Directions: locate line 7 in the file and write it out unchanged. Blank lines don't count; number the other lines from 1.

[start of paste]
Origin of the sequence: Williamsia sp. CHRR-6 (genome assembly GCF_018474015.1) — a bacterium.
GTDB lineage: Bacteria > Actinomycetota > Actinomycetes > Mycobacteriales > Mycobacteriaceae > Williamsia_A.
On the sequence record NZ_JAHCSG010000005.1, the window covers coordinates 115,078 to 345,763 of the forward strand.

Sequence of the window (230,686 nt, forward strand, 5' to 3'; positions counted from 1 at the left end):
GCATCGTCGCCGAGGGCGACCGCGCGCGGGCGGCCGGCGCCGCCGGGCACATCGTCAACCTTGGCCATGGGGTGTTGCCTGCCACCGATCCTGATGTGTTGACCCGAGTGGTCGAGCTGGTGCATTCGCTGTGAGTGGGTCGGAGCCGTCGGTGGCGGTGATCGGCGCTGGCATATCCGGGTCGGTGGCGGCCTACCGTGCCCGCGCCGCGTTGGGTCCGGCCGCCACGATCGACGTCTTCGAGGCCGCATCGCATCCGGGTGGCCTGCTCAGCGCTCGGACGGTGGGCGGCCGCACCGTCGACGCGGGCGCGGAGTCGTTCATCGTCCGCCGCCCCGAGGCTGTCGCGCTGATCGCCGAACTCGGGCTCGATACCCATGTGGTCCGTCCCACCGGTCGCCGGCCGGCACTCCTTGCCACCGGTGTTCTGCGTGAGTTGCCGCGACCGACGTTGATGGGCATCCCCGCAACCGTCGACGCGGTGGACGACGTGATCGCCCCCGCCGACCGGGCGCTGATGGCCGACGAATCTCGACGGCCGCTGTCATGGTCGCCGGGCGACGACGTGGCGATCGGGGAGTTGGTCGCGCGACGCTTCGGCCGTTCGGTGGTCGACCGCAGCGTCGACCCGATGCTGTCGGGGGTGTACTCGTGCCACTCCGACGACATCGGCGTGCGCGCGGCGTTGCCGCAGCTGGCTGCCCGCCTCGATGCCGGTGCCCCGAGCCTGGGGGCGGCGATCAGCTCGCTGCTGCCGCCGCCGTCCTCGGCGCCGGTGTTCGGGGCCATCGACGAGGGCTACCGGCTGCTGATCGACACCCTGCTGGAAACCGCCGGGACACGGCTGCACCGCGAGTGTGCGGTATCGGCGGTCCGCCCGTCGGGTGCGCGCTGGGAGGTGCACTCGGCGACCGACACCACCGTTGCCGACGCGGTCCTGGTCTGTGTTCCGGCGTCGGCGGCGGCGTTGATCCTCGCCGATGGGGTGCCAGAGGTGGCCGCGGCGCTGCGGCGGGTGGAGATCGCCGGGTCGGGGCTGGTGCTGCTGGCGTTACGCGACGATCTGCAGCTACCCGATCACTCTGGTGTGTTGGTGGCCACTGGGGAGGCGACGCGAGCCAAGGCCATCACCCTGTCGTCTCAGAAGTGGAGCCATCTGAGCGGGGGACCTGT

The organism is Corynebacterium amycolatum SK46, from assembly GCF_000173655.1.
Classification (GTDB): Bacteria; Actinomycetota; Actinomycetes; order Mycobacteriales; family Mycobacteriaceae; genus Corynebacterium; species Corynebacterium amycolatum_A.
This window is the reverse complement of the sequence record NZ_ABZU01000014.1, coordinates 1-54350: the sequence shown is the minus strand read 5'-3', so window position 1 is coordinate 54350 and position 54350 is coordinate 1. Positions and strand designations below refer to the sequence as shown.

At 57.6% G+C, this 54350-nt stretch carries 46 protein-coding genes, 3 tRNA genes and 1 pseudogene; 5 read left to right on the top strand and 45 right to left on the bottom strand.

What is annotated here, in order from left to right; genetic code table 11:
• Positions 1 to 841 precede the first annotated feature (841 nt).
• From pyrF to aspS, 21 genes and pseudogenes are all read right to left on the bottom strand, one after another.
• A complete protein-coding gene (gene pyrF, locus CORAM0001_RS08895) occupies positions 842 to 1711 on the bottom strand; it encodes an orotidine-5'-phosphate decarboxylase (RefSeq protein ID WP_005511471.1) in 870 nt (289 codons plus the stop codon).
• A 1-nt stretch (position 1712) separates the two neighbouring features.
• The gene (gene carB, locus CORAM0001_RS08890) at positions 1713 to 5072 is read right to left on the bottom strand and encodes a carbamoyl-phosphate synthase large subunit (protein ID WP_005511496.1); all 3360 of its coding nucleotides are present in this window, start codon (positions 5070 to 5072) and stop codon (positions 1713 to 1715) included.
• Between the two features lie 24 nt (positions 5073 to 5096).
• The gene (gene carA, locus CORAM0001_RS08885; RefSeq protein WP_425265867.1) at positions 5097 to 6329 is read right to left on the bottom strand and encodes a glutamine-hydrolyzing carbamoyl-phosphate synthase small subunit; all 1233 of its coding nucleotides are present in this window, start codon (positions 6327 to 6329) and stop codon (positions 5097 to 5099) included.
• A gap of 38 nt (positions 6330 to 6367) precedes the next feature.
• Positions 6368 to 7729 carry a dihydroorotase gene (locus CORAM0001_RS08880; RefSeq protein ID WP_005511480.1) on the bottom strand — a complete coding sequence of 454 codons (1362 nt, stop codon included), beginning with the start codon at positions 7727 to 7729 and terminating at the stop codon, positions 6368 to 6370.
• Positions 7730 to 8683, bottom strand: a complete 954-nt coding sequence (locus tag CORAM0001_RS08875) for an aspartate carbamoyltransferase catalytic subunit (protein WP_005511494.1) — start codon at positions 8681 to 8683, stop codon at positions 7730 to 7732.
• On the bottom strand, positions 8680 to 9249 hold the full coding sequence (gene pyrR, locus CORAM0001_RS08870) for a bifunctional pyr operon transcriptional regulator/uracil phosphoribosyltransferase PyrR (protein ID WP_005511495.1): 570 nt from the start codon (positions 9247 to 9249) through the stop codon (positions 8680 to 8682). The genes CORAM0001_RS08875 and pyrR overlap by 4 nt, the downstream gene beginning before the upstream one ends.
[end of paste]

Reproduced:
Classification (GTDB): Bacteria; Actinomycetota; Actinomycetes; order Mycobacteriales; family Mycobacteriaceae; genus Corynebacterium; species Corynebacterium amycolatum_A.